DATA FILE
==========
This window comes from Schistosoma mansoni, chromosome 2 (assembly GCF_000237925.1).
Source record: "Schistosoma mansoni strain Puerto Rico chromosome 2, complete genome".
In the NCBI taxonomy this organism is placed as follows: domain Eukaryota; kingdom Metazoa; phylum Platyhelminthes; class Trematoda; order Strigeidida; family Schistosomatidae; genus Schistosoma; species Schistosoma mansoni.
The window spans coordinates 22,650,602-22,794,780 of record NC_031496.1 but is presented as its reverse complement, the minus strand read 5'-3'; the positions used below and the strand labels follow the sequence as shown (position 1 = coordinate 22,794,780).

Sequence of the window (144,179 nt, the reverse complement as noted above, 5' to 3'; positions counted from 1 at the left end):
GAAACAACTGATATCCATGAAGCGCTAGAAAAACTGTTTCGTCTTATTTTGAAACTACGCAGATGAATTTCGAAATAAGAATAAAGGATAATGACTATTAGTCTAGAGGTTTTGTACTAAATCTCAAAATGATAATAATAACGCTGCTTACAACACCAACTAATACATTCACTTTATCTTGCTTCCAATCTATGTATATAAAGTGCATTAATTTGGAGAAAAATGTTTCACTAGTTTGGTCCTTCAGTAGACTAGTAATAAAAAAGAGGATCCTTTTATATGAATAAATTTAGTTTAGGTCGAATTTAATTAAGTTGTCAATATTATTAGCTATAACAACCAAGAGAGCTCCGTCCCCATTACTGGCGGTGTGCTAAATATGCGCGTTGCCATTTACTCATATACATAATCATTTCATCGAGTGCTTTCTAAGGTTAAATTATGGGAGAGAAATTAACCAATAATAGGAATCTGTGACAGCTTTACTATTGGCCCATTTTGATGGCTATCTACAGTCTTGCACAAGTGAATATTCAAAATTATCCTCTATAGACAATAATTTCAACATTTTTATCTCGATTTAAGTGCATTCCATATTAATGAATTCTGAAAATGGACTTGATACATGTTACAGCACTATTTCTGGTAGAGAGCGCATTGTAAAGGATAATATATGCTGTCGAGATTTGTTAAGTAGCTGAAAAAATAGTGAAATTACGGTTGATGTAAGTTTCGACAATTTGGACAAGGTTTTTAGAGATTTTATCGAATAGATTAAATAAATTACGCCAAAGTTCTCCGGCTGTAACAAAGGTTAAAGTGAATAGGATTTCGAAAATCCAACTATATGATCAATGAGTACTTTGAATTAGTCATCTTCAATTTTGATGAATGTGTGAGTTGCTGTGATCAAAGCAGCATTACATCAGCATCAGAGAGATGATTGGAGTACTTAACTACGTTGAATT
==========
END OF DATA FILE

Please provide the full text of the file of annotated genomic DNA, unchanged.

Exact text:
This window comes from Schistosoma mansoni, chromosome 2 (assembly GCF_000237925.1).
Source record: "Schistosoma mansoni strain Puerto Rico chromosome 2, complete genome".
In the NCBI taxonomy this organism is placed as follows: domain Eukaryota; kingdom Metazoa; phylum Platyhelminthes; class Trematoda; order Strigeidida; family Schistosomatidae; genus Schistosoma; species Schistosoma mansoni.
The window spans coordinates 22,650,602-22,794,780 of record NC_031496.1 but is presented as its reverse complement, the minus strand read 5'-3'; the positions used below and the strand labels follow the sequence as shown (position 1 = coordinate 22,794,780).

Sequence of the window (144,179 nt, the reverse complement as noted above, 5' to 3'; positions counted from 1 at the left end):
GAAACAACTGATATCCATGAAGCGCTAGAAAAACTGTTTCGTCTTATTTTGAAACTACGCAGATGAATTTCGAAATAAGAATAAAGGATAATGACTATTAGTCTAGAGGTTTTGTACTAAATCTCAAAATGATAATAATAACGCTGCTTACAACACCAACTAATACATTCACTTTATCTTGCTTCCAATCTATGTATATAAAGTGCATTAATTTGGAGAAAAATGTTTCACTAGTTTGGTCCTTCAGTAGACTAGTAATAAAAAAGAGGATCCTTTTATATGAATAAATTTAGTTTAGGTCGAATTTAATTAAGTTGTCAATATTATTAGCTATAACAACCAAGAGAGCTCCGTCCCCATTACTGGCGGTGTGCTAAATATGCGCGTTGCCATTTACTCATATACATAATCATTTCATCGAGTGCTTTCTAAGGTTAAATTATGGGAGAGAAATTAACCAATAATAGGAATCTGTGACAGCTTTACTATTGGCCCATTTTGATGGCTATCTACAGTCTTGCACAAGTGAATATTCAAAATTATCCTCTATAGACAATAATTTCAACATTTTTATCTCGATTTAAGTGCATTCCATATTAATGAATTCTGAAAATGGACTTGATACATGTTACAGCACTATTTCTGGTAGAGAGCGCATTGTAAAGGATAATATATGCTGTCGAGATTTGTTAAGTAGCTGAAAAAATAGTGAAATTACGGTTGATGTAAGTTTCGACAATTTGGACAAGGTTTTTAGAGATTTTATCGAATAGATTAAATAAATTACGCCAAAGTTCTCCGGCTGTAACAAAGGTTAAAGTGAATAGGATTTCGAAAATCCAACTATATGATCAATGAGTACTTTGAATTAGTCATCTTCAATTTTGATGAATGTGTGAGTTGCTGTGATCAAAGCAGCATTACATCAGCATCAGAGAGATGATTGGAGTACTTAACTACGTTGAATT